Explain how and why the Porter's speech differs from that of the rest of Macbeth.
The Porter, while uncouth and somewhat prophetic, is an integral part of Macbeth's narrative. Well-timed, it directly follows the dramatic tension of Duncan's murder by host and subject Macbeth and precedes the tragic discovery of the king's body by the loyal Macduff. This departure from verse into prose provides much needed comic relief in the form of soliloquy, playfully touching upon the door being that of a portal to Hell. It's oddly prophetic, given the circumstances of the evening and carnal discovery to follow. Of course, this all transitions into eventual dialogue with Macduff upon his unexpected (and inconveniently timed) arrival. He expounds upon his drunkenness, playfully touching upon its physical effects, such as urination, desire, facial redness ("nose-painting"), and sexual performance (or lack thereof). This allows the reader/viewer to take a requisite breath, escalating the dramatic irony to come. We know what has happened there, yet the Porter and Macduff seemingly do not. This break furthers the storytelling, juxtaposing comedy with a dynamic moment of tragedy.
1. Explain the following quotation from Incidents in the Life of a Slave Girl by Harriet Jacobs. Exactly what does it tell the reader about her hardships at the hands of her master? “He peopled my young mind with unclean images, such as only a vile monster could think of. I turned from him with disgust and hatred. But he was my master. I was compelled to live under the same roof with him—where I saw a man forty years my senior daily violating the most sacred commandments of nature.” (30)
This passage illustrates the hardship that Brent had to endure while she worked for and lived with Dr. Flint. Her master made unwanted sexual advances on her on a daily basis, and Brent reacted to the treatment by developing an intense hatred for Dr. Flint. This quote also illustrates the strong moral upbringing of the narrator, for Brent clearly understands that Dr. Flint is a lecherous savage. Finally, this passage demonstrates one major way Brent defied the master narrative— by reserving her right to choose her sexual partner.
Using the notes you have taken on the opening of Alfred Hitchcock's Psycho, what does the opening scene/exposition establish to its viewer?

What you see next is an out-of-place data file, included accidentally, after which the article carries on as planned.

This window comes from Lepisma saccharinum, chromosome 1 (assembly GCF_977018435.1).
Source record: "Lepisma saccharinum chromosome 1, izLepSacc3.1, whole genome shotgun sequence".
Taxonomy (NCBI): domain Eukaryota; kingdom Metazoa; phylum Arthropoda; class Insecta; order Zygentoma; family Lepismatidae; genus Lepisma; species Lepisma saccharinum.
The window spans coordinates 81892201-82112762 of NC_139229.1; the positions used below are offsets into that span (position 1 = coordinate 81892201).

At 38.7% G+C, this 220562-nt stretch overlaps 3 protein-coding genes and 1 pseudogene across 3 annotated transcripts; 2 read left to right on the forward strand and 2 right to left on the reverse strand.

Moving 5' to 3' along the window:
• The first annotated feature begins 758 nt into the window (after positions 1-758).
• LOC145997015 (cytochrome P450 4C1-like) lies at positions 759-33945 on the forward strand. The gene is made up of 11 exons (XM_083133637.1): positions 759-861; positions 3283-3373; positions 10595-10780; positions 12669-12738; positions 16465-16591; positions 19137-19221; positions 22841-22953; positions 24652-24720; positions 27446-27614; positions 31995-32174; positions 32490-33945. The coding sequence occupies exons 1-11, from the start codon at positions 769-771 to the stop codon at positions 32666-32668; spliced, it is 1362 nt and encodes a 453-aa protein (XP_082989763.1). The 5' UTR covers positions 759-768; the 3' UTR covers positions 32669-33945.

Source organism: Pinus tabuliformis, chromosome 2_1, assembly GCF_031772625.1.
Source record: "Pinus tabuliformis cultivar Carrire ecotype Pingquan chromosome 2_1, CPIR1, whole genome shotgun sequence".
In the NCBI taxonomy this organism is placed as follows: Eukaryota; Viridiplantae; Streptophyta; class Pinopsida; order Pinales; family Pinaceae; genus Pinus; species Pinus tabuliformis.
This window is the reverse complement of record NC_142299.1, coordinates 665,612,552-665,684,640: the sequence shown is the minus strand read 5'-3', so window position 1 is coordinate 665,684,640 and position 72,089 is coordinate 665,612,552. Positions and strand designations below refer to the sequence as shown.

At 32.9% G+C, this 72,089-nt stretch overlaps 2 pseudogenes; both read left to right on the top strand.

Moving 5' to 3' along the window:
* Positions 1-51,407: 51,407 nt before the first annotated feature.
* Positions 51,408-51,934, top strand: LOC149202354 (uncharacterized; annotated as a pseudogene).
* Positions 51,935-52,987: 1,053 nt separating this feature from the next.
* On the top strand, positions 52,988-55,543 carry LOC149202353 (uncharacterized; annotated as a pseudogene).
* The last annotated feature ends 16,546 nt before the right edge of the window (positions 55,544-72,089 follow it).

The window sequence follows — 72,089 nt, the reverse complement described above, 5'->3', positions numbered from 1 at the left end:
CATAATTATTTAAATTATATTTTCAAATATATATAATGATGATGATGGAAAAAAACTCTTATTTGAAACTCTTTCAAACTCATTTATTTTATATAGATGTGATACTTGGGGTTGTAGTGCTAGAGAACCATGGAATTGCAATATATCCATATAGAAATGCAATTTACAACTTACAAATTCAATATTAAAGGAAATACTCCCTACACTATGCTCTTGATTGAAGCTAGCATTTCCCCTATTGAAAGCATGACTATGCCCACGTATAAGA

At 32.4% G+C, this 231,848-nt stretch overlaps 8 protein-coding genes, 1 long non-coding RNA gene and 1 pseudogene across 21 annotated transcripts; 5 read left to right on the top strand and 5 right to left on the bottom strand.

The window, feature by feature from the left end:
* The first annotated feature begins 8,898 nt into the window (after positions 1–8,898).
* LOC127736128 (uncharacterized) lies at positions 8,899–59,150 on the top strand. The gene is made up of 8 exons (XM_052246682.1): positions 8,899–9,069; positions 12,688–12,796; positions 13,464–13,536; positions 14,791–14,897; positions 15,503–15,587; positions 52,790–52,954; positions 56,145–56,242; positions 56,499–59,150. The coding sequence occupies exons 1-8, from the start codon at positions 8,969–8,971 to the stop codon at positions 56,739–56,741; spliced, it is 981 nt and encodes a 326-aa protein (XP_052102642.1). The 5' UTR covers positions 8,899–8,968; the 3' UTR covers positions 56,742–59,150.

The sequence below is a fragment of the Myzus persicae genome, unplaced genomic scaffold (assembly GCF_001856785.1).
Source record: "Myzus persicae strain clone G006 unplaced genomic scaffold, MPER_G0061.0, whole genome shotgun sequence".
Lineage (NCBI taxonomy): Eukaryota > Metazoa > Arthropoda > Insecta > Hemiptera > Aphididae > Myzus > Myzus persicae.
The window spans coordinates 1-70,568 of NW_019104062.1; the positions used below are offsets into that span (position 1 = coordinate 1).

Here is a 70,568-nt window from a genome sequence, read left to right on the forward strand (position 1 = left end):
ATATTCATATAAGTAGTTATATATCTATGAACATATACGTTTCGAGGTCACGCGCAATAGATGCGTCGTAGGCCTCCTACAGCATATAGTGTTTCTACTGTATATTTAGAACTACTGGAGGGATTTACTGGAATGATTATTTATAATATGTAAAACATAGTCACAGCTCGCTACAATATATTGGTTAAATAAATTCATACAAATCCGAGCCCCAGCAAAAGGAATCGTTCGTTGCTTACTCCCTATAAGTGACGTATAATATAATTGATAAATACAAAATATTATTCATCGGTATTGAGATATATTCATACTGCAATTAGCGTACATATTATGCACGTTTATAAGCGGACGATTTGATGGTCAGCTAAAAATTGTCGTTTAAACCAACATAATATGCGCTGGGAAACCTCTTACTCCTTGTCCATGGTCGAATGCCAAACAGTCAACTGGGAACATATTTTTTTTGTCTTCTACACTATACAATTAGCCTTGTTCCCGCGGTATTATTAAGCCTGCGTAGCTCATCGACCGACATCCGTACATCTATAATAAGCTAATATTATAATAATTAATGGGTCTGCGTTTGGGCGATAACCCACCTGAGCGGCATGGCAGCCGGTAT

The opening of Alfred Hitchcock’s Psycho clues the viewer into many things including what kind of film it is going to be, establishment of setting and characters, and how the viewer interacts with the film. The title sequence is frenzied and sharp, with words being “slashed” on the screen, much like the murders in the film and how characters themselves get “slashed.” The music adds to this title sequence in that it is frantic, hurried, and screeching, foreshadowing the Marion’s frantic and hurried escape with $40,000, as well as the quick and brutal murders that will happen in the film. After the title sequence, the film opens with an establishing shot of the city we are in. A title appears reading “December 11 2:32 pm.” The viewer immediately gets the time and place, which will apply to understanding that Marion has given up her lunch hour to carry on her illicit affair with Sam (the camera later shows a close-up of her uneaten sandwich). The camera slowly pans across the city, and then dissolves from shot to shot, inching closer to the hotel room Sam and Marion are in. The camera acts as an extension of the audience, as if we were inching closer to the hotel room. The camera (the viewer) seems to randomly choose a particular window and cranes in, as if the audience is peeping in on a couple in a hotel room. This further enforces the idea that Hitchcock makes the audience a voyeur, creepily watching the action unfold, as we creep in to see a woman (Marion) and man (Sam) half-naked, informing us that they have just performed a sexual act.